The HawkEye In Dash Depth Finders are designed to produce a range of readings from bottom contour, fish location, and thermoclines, to a variety of other useful sonar data.
The high-tech, multipurpose fish finders are designed to produce a range of readings from bottom contour, fish location, and thermoclines, to a variety of other useful sonar data. However, the technology used to decipher between these different signals coupled with the configuration of their specialized transducers greatly reduces their ability to give instant bottom readings. The HawkEye® D10D Digital Depth Sounder is engineered to give precise depth readings from 2.5 to 200 (.7 to 60.9 M) feet, at speeds up to 63 mph (101 kph). Say goodbye to the days of not knowing the depth while running your boat on plane.
|Image||Part #||Product Description||Price||Stock||Order|
|D10D||In dash depth finder||
|D10DX.01T||In dash depth finder with air and water temperature diplays, transom mount||
|D10DX.06T||In dash depth finder with air and water temperature displays, thru hull||
An understanding of climate change’s effects on the environment has become commonplace and grows every day, but one researcher from Florida State University is looking to answer a new question: What are climate change’s effects on people’s health? In one of the first studies of its kind, Chris Uejio, an assistant professor at FSU, and a team of researchers studied how climate change can affect the roughly 20 million Americans (according to the Environmental Protection Agency) who consume untreated drinking water on a daily basis. Because climate forecasts are predicting higher rainfall rates over the next few decades, coming down in intense storms, Uejio said those flashes could cause flare-ups in waterborne illnesses.Read More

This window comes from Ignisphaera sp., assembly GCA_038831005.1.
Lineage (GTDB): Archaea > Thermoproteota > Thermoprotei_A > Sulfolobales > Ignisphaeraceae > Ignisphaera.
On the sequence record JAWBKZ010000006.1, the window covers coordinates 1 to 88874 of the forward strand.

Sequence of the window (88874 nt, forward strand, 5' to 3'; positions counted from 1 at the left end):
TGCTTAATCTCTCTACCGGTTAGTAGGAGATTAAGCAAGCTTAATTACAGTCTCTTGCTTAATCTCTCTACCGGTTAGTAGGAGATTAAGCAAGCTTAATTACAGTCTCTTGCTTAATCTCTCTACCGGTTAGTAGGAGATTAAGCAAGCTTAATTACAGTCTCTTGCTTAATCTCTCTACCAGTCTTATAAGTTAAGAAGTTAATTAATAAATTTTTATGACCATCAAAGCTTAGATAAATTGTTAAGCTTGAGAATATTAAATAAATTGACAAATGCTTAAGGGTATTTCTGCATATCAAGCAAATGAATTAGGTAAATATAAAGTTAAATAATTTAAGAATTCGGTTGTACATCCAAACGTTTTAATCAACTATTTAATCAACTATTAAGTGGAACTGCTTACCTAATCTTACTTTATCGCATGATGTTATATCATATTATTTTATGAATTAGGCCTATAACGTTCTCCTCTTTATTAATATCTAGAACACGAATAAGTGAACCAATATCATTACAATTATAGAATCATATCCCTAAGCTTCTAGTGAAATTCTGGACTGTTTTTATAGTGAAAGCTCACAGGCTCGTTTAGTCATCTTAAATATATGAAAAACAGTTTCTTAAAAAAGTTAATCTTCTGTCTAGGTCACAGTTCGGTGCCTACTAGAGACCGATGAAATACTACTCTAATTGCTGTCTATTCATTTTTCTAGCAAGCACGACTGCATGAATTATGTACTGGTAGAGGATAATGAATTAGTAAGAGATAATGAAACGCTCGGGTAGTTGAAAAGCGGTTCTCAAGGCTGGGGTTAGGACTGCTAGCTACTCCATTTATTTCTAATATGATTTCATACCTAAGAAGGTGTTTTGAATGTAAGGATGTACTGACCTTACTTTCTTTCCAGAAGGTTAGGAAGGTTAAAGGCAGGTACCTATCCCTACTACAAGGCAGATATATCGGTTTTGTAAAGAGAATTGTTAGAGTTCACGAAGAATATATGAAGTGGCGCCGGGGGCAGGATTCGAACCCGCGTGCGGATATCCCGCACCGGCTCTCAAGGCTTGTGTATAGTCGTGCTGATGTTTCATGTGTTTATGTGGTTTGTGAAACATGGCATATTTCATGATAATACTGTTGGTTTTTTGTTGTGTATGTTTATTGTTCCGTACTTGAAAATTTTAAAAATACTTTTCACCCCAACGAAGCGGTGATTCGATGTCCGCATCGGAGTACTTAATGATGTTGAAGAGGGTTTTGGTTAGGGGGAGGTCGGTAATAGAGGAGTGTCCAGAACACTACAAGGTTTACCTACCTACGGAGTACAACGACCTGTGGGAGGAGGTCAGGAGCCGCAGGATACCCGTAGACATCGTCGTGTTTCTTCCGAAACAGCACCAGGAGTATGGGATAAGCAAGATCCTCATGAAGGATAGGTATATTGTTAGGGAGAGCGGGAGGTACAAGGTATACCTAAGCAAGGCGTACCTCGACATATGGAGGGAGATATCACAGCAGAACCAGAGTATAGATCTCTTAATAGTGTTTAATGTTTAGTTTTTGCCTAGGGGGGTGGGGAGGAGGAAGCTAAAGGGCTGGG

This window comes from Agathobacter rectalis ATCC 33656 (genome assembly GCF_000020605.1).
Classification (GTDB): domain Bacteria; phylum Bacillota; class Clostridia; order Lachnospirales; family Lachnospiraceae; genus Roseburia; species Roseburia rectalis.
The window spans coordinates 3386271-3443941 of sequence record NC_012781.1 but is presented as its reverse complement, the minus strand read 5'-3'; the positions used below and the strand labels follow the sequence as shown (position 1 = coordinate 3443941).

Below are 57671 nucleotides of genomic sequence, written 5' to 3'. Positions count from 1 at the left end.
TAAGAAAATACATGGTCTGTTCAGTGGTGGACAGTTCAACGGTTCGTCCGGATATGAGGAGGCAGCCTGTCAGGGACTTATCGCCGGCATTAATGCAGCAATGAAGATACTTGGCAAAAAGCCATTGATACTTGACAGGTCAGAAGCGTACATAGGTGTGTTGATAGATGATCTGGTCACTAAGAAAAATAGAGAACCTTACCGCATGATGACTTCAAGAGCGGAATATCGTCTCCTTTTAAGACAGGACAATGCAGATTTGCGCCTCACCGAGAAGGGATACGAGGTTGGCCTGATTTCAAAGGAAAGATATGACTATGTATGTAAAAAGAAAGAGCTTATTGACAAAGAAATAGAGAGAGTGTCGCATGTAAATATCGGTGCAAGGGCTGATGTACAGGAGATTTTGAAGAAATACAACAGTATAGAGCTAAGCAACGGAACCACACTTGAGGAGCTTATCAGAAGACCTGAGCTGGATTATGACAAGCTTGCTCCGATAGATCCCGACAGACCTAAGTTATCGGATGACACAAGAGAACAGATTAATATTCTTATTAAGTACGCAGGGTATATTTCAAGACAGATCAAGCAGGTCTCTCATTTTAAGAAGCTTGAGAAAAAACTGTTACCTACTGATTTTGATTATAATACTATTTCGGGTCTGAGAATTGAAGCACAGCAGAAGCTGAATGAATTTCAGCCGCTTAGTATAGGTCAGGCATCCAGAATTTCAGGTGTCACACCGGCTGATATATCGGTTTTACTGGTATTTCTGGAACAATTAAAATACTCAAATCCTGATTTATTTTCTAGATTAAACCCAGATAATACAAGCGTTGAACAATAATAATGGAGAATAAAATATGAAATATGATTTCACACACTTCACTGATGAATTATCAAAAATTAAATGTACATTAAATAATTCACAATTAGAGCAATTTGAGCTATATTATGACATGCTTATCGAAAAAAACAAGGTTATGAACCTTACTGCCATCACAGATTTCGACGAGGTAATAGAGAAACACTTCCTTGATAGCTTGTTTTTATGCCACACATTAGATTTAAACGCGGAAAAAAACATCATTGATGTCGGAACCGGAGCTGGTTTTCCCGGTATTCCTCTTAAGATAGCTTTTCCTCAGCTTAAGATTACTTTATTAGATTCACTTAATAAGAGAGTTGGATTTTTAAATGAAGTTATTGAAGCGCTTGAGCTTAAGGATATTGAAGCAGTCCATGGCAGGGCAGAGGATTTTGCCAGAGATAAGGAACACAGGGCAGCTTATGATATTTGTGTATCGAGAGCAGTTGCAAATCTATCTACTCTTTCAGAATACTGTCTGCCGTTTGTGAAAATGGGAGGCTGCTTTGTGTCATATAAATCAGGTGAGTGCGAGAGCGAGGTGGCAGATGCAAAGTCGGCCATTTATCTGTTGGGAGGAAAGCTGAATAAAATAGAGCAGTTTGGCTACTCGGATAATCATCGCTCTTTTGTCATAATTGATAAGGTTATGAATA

We put together this infographic on data buoys for our Spring 2017 edition of the Environmental Monitor ( PDF available online ). Organizations across the globe use data buoy systems to observe and monitor atmospheric and oceanographic conditions in remote locations. Measurements range from air pressure, humidity, wind speed and direction to wave height, water temperature, dissolved oxygen and other water quality parameters. With the help of national and international networks, reliable and comprehensive data sets are made available for research and public safety.Read More
The Spring 2017 Environmental Monitor is on the way to subscribers this month. Our quarterly print editions feature the best of the Monitor's coverage from the past few months with added photos, graphics, updates and the latest monitoring gear. If you don't have a print subscription, you can sign up for free. If you'd like to peruse some of our past editions, check out our print archive . In this edition, we showcase a number of projects that are truly advancing the way data are gathered in the environmental monitoring field. This includes a look at the first-ever deployment of the ESPniagara in Lake Erie, a device for real-time microcystin measurements that is so advanced its makers say it is essentially a robot.Read More